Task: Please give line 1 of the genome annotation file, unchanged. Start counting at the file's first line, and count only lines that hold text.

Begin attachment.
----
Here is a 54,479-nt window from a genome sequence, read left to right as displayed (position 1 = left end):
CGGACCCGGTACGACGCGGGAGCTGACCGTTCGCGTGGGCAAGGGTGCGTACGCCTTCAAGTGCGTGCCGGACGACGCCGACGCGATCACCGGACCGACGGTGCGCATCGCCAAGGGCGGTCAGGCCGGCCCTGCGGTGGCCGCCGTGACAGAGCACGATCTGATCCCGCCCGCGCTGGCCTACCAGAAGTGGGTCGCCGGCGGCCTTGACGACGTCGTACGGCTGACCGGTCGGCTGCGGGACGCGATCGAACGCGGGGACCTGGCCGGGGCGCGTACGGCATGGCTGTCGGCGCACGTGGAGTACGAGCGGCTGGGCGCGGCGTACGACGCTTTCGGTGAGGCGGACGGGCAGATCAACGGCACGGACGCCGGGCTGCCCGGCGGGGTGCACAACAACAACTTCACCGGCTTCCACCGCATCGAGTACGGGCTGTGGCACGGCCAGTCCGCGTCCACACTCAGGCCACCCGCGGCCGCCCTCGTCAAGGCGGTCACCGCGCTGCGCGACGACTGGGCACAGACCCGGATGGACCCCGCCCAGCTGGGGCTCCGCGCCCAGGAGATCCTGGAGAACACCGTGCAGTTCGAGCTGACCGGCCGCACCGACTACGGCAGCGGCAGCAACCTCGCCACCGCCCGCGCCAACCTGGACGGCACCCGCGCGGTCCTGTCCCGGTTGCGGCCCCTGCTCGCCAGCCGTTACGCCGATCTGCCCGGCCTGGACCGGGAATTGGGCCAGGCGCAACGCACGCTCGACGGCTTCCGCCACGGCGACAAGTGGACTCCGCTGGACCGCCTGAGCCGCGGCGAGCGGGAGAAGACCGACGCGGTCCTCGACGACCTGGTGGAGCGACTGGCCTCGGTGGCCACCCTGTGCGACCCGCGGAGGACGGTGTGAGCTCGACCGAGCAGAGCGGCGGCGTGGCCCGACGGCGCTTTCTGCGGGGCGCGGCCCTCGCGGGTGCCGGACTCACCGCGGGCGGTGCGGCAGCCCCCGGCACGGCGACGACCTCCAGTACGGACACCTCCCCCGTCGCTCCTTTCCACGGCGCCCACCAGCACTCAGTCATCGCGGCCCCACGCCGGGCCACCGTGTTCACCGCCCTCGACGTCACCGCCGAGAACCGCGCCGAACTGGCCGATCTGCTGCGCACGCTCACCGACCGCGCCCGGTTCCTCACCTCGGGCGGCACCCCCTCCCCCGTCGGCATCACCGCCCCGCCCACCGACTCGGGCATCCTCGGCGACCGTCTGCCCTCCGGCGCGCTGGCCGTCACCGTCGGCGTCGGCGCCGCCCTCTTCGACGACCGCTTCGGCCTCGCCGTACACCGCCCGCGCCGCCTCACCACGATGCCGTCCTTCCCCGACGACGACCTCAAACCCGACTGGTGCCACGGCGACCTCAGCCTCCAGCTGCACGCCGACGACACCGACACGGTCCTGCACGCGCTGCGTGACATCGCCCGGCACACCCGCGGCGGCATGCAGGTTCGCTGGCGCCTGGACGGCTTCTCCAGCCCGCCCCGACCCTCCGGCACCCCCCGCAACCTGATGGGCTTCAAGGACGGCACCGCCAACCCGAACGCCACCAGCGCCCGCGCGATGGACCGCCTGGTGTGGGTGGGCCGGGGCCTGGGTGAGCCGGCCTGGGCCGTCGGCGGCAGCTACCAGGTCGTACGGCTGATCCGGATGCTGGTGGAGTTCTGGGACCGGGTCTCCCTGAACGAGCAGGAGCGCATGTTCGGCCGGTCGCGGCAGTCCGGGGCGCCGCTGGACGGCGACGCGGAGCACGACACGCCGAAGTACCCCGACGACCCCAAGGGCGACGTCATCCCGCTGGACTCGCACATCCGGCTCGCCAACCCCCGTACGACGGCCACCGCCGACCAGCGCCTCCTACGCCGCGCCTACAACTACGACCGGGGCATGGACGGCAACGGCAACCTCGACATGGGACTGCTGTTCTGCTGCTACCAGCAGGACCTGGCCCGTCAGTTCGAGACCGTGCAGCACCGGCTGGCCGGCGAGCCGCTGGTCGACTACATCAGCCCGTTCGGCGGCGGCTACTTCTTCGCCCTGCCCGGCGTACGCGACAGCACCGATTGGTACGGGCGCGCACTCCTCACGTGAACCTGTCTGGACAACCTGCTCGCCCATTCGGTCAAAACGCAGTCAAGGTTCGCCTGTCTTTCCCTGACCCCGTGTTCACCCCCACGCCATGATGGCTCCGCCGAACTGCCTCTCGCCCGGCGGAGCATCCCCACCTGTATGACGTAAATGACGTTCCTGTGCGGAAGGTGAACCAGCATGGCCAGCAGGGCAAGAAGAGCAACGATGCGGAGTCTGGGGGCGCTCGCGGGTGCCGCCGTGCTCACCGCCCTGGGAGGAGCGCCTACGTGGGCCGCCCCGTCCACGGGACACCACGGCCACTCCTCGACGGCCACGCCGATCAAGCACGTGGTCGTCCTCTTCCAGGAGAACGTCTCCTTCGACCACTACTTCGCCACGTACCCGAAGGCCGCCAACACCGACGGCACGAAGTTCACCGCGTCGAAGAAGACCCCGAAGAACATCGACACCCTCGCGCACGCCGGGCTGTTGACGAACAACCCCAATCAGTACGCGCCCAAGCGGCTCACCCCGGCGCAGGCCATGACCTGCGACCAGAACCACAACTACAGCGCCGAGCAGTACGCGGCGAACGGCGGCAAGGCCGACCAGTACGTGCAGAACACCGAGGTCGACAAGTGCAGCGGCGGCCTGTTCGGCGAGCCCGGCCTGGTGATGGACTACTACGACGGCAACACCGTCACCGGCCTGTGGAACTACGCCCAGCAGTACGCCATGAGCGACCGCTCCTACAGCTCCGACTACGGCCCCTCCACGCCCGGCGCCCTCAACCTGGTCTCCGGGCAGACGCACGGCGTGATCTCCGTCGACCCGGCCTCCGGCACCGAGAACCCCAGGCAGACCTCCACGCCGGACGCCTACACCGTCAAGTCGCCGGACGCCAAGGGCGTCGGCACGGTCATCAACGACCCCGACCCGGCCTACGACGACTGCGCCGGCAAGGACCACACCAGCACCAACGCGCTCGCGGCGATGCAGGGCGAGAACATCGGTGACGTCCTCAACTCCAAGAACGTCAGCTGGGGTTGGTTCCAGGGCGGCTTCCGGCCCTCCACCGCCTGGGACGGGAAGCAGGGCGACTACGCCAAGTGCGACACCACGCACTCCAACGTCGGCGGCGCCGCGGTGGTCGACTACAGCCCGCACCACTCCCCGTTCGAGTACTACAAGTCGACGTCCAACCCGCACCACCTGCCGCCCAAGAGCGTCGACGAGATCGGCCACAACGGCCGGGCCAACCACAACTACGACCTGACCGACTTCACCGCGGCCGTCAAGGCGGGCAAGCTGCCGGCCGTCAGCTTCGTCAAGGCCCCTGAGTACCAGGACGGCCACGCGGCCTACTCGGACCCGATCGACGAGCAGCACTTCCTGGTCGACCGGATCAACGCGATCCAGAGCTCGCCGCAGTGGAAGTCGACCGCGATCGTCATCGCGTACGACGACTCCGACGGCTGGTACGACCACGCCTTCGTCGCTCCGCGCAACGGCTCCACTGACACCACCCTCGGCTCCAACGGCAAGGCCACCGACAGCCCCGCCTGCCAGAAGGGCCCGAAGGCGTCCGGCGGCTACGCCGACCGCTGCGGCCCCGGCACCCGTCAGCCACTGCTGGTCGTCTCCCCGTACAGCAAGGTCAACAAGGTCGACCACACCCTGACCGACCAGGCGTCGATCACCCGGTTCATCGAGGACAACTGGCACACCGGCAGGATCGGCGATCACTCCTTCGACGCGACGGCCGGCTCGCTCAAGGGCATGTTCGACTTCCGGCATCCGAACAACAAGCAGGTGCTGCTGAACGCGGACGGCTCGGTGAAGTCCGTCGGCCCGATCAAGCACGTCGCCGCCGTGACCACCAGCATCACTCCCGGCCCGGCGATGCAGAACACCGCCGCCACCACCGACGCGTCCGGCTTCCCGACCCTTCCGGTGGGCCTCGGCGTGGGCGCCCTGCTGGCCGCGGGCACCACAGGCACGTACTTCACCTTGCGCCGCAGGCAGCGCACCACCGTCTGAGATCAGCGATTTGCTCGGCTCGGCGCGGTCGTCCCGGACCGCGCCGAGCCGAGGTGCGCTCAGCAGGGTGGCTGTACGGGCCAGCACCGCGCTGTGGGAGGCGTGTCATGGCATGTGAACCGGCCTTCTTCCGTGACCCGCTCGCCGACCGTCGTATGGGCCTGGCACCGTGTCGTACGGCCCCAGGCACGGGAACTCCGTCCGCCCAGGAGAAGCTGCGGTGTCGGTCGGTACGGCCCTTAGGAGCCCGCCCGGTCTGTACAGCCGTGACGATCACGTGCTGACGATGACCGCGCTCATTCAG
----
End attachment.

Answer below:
Here is a 54,479-nt window from a genome sequence, read left to right as displayed (position 1 = left end):